Shootout at the OK Corral, the football version of the movie, is coming to San Antonio. There will be two teams with potent passing attacks in the Alamo Bowl this year. In town are the Oklahoma State University Cowboys and the University of Arizona Wildcats.
Riding their offense’s horses into town from Stillwater, Oklahoma, they wear orange and black. You know what they say about black-wearing Cowboys...“They can ball.” They are the favorites in the Alamo Bowl, the villains—the Clanton clan riding into Tombstone, Ariz., looking for the Earp family.
They’ll meet up with the underdogs, the Arizona Wildcats. The 'Cats are the Earps. The Clantons and the Earps, Wyatt Earp in specific, are known for their shootout in Tombstone.
San Antonio is known for one of history’s most famous shootouts. “Remember the Alamo.” Being a football shootout, this Big 12, Pac-10 Conference collision could indeed be called the “Battle of the Alamo.”
A football team called the Cowboys is coming to take over the Alamo City. It’s probably a different team, though, than the one you’re thinking of. At 10-2 (6-2), Oklahoma State University is bringing the No. 1 offense in the nation (Football Bowl Subdivision).
The University of Arizona Wildcats 7-5 (4-5) boast the No. 9 passing attack in the FBS. Quarterback Nick Foles is capable of engaging in a shootout.
National Coach of the Year, Chip Kelly, gave a lot of praise to him:
“I haven’t seen a quarterback play like that in a long time,” Kelly said. The quote came after Foles lit the Oregon Ducks up for 448 yards passing in the loss to Oregon.
Oklahoma State’s offensive coordinator, Dana Holgorsen, is in his first year on the job. Is it too soon to ask for a raise after three months on a job? I’d do it, if I was Holgorsen. Billionaire T. Boone Pickens, the famous OSU philanthropist, can afford to pay him more than OSU.
Holgorsen oversees three of the most talented players and spread attack offenses in the world.
The Dallas Cowboys of the NFL had a Hall of Fame Big Three in Troy Aikman, Michael Irving and Emmett Smith. The OSU Cowboys have The Big Three of the Big 12 Conference in Brandon Weeden, Justin Blackmon and Kendall Hunter.
Weeden is the first quarterback at Oklahoma State to throw for over 4,000 yards. Setting a school record with 32 touchdowns, he was a minor league pitcher.
Playing pitch and catch quite often, Weeden and Blackmon form one of the most lethal combinations in college football. They both suffered injuries against OU, but should be back and healthy in the Alamo Bowl.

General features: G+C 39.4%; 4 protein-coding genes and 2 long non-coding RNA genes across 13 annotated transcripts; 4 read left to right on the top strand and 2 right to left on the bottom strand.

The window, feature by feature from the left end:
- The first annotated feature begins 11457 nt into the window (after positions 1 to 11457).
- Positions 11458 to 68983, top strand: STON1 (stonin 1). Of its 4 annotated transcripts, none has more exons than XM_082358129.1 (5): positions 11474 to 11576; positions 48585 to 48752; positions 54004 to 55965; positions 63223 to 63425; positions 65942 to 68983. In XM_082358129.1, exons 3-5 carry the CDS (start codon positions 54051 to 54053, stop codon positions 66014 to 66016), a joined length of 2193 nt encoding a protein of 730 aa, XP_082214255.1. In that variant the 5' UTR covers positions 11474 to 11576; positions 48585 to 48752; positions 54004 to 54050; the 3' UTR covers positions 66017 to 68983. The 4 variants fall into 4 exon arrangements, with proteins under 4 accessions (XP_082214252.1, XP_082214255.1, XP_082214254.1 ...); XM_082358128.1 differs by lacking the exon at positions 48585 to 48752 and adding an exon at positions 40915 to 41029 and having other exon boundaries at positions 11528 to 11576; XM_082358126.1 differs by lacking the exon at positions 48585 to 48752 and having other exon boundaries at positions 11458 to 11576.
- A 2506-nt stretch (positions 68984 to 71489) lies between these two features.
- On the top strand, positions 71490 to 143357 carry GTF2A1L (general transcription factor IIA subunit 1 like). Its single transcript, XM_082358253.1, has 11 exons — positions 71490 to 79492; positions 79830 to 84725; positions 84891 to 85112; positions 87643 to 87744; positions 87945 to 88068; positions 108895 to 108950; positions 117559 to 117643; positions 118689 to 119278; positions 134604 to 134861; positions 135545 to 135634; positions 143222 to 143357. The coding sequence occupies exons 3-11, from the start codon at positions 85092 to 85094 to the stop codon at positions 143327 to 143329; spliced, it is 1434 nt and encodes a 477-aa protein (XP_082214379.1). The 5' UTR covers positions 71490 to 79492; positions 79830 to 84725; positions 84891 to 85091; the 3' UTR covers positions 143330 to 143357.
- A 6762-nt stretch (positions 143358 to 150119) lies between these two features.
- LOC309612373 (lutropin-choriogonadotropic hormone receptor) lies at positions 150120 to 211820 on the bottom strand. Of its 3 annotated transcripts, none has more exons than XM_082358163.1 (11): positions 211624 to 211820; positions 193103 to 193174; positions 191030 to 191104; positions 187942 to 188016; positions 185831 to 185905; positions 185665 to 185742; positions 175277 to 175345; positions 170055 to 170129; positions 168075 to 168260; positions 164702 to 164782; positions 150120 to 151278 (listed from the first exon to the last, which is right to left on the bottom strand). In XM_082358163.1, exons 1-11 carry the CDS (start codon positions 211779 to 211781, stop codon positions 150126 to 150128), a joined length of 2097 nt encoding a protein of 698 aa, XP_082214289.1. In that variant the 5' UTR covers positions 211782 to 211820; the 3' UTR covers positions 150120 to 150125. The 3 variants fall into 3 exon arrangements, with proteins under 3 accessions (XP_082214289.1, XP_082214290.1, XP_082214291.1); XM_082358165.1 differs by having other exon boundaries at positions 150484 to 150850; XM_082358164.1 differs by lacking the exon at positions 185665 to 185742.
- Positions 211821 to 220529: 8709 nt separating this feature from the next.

An outstanding student, Kendall Hunter is class personified. He’s a classy alley runner, too. He bowled defenders over on his way to winning the Big 12 rushing title for the second time.
Arizona faced the best offense in the nation, perhaps, in Oregon. The Ducks handed them a 48-29 defeat. The University of Washington Huskies had a better Pac-10 record than the Wildcats, but Alamo Bowl officials picked Arizona.
Why? Maybe because Arizona is closer to San Antonio. Or could it be the fact Washington lost to the 'Cats, 44-14? Probably both. That’s a sound whipping.
“Whopping” is one of the most overused words when it comes to large amounts of yards or scores in football. But, whopping is totally appropriate when discussing the yardage amassed by the Oklahoma Sooners against the Cowboys this year—588.
In the Bedlam Series game, Oklahoma walloped the Midwestern Cowboys with 468 yards passing. Ring the alarm. The Arizona Wildcats are ninth in the nation in passing offense.
At 8 p.m. CT on Dec. 29, on downtown’s outskirts, the Alamodome will be rocking with a bunch of Oklahomans passing through town. Arizona will be represented as well.
Before then, I’d imagine a bunch of people will attend the functions including the Scholarship Awards Luncheon (Dec. 15) and Team Day at Sea World. The pep rally at Arneson River Theater on Monday the 27th should be entertaining.
Although they’ve been to five straight entertaining bowl games under Gundy, OSU has lost their last two. To Oregon in the Holiday Bowl and Mississippi in the 2010 Cotton Bowl, they faltered.
They appear to have the advantage over Arizona. The Wildcats are 7-5. OSU lost to Big 12 behemoths—Nebraska and Oklahoma. Gundy's brother, Cale, started at quarterback for the Oklahoma Sooners in the 1990s. He is now OU’s running backs coach.
Preseason experts picked the Cowboys to finish somewhere in the middle of the conference. They finished in a tie for first place with Oklahoma and Texas A&M. Oklahoma won the tiebreaker, the Big 12 Championship Game and the BCS bid.
There wasn’t any tiebreaking necessary in the Pac-10, where No. 2 Oregon dominated and faces Auburn for the national championship. The Wildcats finished fifth in the conference.
Big 12 champion Bob Stoops’ younger brother is Mike Stoops, Arizona’s head coach.
I have a feeling Gundy has seen enough of the Stoops brothers for this season. Bob’s Oklahoma Sooners knocked the Cowboys out of the Big 12 championship race by winning in Stillwater in the last game of the regular season.
“Fatigue may have played a role in that. It all just kind of piled up,” Gundy said about the loss. His offense bogged down or scored quickly, and that left the defense on the field a lot. It was a summary of the reasons for both their losses.
I could go “Reasoning on the Riverwalk” all week with both OSU and AU fans in San Antonio. Here are my reasons, meanwhile, for picking the team I picked to win this game.
Prediction: Offensive minds like Holgerson and Gundy will be doubly dangerous to defensive coordinators with three weeks to prepare a scheme. Gundy is looking to rebound from back-to-back bowl losses. Advantage, Oklahoma State.
The Cowboys are the No. 14 ranked team in the BCS; Arizona is unranked. This will be the fifth consecutive bowl game for the Cowboys—a school record. OSU will win it in a wild one, 45-35.